Every work of art that Moise creates “speak” from the depth of her soul. Each piece has a line written to voice a thought, a whisper, a hint to the viewer of what the subjects are saying or thinking. Moise talks about the underpinning that governs her art on her website:
…my passion and creativity comes from my art. I am an artist because it is my first understanding of the world around me. Before I spoke my first words, art was my first language. I have always reacted and interacted with color to define the context of my understanding.
Would you call Moise a feminist? Black feminist “identity politics” takes into consideration the knowing and understanding of one’s own identity as well as the personal experiences of others who want to change the political and social framework of society. Moise does not readily claim a feminist agenda; rather, she says her art “comes out of my own personal experience.” Her work definitely comes from a more personal space, working through some shared spiritual and emotional upheaval.
In her framed pieces on wood entitled: Four Women Series (24x24 inches), she writes poetic musings on the subject. Oddly, the wood metaphorically speaks through women or maybe vice versa these women speak through the wood. Aunt Sarah is a colorful portrait with a brilliant blue background that enhances and emphasizes the textural grain of the wood as well as the subject. It states: “The wood said: ‘My life has been long and hard and my looks are almost gone but I still want to be beautiful at the end of the day.’” Moise says that originally the work was done in a pinkish blue hue, but that was not who Aunt Sarah was; it took her three times to get the color right. Safronia, a youthful looking woman, gives a powerful statement: “The wood said: ‘I am not what made me. I am not going to let the pain of my mother’s helplessness or my father’s rage allow you to judge me.’” Often, the images imposed on the woodgrain give us a surrealistic impression. Both beautiful and unsettling, they speak with powerful voices about the plight of women in our society. Interestingly, Safronia, “really looked like my grandma,” said the artist. “Her attitude was that no one ‘was about to see me sweat.’” Sweet Thang seems to ooze up from the bottom of the canvas with the vertical emphasis of the woodgrain. The eeriness of the image is exacerbated by her dark chocolate hue and deep green background. She is a temptress who says: “The wood said: ‘You want me for what you see…but you despise me for what I show you…a soldier in the streets defending the one thing you cannot touch…My tomorrow’” Moise confesses that her subjects often talk to her, but Sweet Thang, seemed not to be sharing her story. She revealed herself as a child prostitute whose life was not about sharing, but surviving. Peaches, practically glows in pulsating electric blue. A siren with a sly smile, she almost inhabits the woodgrain. “The wood said: ‘I existed in my essence birthing a renaissance. I suffer the ignorance of you as you try to define me by looking into my universe. I’ll wait as you push into your consciousness’” Peaches was Moise’s Angela Davis figure; then she became a crack mom. To the artist, the piece reflects a sense of regretfulness and the duality of women in the cycle of life. Peaches becames a renaissance woman, but Moise says that “she did not find the wood to speak to that until 2014.”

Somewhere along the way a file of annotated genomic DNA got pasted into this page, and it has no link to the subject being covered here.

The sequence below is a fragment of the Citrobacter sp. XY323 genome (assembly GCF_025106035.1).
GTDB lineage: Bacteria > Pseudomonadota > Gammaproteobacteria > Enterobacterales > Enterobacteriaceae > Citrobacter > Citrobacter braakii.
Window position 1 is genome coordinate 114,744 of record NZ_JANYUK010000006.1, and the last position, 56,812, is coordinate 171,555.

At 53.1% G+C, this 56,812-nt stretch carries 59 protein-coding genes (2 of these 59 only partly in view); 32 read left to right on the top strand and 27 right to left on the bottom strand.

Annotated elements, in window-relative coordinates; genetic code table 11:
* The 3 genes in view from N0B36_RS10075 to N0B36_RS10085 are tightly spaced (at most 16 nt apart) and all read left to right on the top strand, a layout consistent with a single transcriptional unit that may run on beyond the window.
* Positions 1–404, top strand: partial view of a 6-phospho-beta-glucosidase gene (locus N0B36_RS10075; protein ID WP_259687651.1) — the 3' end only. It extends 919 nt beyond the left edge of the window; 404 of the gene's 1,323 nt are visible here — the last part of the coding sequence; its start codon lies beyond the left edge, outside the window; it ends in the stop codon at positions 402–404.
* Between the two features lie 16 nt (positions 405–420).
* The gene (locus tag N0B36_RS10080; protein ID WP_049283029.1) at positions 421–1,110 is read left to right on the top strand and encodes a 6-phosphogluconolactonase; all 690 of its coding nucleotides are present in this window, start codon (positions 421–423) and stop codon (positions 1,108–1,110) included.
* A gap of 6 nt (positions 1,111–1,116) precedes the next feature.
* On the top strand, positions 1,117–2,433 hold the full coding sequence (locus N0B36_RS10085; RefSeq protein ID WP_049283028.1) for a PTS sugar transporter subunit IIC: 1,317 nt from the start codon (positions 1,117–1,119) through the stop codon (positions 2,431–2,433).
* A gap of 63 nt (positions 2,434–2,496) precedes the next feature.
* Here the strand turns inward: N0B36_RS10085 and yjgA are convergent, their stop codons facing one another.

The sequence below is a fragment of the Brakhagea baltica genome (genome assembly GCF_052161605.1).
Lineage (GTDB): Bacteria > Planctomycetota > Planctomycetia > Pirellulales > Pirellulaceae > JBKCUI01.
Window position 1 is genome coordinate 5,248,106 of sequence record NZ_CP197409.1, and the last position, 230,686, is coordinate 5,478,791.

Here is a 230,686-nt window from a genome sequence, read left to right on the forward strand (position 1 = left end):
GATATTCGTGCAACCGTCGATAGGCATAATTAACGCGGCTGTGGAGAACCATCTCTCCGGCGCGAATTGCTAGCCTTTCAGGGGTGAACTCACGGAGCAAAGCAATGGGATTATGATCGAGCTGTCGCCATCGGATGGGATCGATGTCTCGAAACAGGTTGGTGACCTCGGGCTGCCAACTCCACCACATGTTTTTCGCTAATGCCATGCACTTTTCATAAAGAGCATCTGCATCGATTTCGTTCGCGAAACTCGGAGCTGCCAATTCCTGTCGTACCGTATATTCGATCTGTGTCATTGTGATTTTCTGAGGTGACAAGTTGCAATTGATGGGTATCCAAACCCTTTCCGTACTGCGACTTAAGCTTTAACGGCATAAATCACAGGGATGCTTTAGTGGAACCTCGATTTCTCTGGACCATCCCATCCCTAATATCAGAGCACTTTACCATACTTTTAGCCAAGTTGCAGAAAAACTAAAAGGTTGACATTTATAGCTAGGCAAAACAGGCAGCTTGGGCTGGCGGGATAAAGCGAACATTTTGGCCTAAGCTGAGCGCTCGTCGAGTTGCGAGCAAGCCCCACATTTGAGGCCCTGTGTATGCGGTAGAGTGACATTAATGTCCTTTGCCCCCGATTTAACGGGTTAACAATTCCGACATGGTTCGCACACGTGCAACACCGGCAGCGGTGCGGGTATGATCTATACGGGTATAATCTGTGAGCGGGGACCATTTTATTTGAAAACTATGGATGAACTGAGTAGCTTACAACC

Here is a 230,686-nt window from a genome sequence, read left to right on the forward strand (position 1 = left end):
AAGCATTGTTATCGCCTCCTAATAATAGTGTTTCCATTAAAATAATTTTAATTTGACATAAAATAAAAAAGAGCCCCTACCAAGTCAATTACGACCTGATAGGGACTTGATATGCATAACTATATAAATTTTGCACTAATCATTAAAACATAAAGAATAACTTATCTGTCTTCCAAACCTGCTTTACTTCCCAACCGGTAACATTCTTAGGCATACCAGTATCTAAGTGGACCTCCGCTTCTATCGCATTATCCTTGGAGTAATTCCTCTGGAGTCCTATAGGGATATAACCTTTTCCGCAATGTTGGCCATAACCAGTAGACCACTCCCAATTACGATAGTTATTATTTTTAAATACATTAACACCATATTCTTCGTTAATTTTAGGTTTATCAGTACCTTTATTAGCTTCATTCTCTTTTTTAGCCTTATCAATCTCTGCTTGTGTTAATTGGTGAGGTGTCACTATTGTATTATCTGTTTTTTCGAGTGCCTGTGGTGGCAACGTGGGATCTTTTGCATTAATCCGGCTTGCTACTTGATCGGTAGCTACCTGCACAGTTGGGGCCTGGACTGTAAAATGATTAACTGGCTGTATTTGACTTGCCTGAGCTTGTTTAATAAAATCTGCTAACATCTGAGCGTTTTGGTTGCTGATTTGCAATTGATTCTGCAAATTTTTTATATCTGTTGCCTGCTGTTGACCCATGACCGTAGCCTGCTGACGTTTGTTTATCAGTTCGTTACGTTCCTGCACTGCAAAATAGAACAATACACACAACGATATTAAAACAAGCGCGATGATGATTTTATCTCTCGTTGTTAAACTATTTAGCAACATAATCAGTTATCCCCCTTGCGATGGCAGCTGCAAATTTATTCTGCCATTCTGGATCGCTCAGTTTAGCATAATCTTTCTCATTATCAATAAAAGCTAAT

Moise talks about her affinity for the use of wood in her work: